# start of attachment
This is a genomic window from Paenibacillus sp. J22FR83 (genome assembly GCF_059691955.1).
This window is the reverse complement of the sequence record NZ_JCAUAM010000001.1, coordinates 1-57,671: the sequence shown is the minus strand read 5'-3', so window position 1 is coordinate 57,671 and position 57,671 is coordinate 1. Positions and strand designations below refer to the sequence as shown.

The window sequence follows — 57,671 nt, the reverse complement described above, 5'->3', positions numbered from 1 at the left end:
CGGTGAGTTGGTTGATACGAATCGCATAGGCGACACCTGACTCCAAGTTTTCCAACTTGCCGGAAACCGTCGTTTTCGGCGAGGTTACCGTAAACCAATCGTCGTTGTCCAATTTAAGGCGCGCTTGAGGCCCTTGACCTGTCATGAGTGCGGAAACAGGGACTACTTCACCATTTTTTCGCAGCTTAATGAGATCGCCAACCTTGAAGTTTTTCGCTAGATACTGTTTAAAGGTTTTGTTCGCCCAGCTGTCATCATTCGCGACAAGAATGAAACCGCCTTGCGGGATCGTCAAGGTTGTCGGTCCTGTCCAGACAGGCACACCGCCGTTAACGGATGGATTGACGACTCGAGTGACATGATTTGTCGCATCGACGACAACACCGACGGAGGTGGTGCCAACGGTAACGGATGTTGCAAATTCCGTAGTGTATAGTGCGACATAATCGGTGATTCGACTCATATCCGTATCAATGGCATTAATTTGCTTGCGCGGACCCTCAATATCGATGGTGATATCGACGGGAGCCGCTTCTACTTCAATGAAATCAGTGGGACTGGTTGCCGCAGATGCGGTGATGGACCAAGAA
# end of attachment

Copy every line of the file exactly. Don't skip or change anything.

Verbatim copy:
This is a genomic window from Paenibacillus sp. J22FR83 (genome assembly GCF_059691955.1).
This window is the reverse complement of the sequence record NZ_JCAUAM010000001.1, coordinates 1-57,671: the sequence shown is the minus strand read 5'-3', so window position 1 is coordinate 57,671 and position 57,671 is coordinate 1. Positions and strand designations below refer to the sequence as shown.

The window sequence follows — 57,671 nt, the reverse complement described above, 5'->3', positions numbered from 1 at the left end:
CGGTGAGTTGGTTGATACGAATCGCATAGGCGACACCTGACTCCAAGTTTTCCAACTTGCCGGAAACCGTCGTTTTCGGCGAGGTTACCGTAAACCAATCGTCGTTGTCCAATTTAAGGCGCGCTTGAGGCCCTTGACCTGTCATGAGTGCGGAAACAGGGACTACTTCACCATTTTTTCGCAGCTTAATGAGATCGCCAACCTTGAAGTTTTTCGCTAGATACTGTTTAAAGGTTTTGTTCGCCCAGCTGTCATCATTCGCGACAAGAATGAAACCGCCTTGCGGGATCGTCAAGGTTGTCGGTCCTGTCCAGACAGGCACACCGCCGTTAACGGATGGATTGACGACTCGAGTGACATGATTTGTCGCATCGACGACAACACCGACGGAGGTGGTGCCAACGGTAACGGATGTTGCAAATTCCGTAGTGTATAGTGCGACATAATCGGTGATTCGACTCATATCCGTATCAATGGCATTAATTTGCTTGCGCGGACCCTCAATATCGATGGTGATATCGACGGGAGCCGCTTCTACTTCAATGAAATCAGTGGGACTGGTTGCCGCAGATGCGGTGATGGACCAAGAA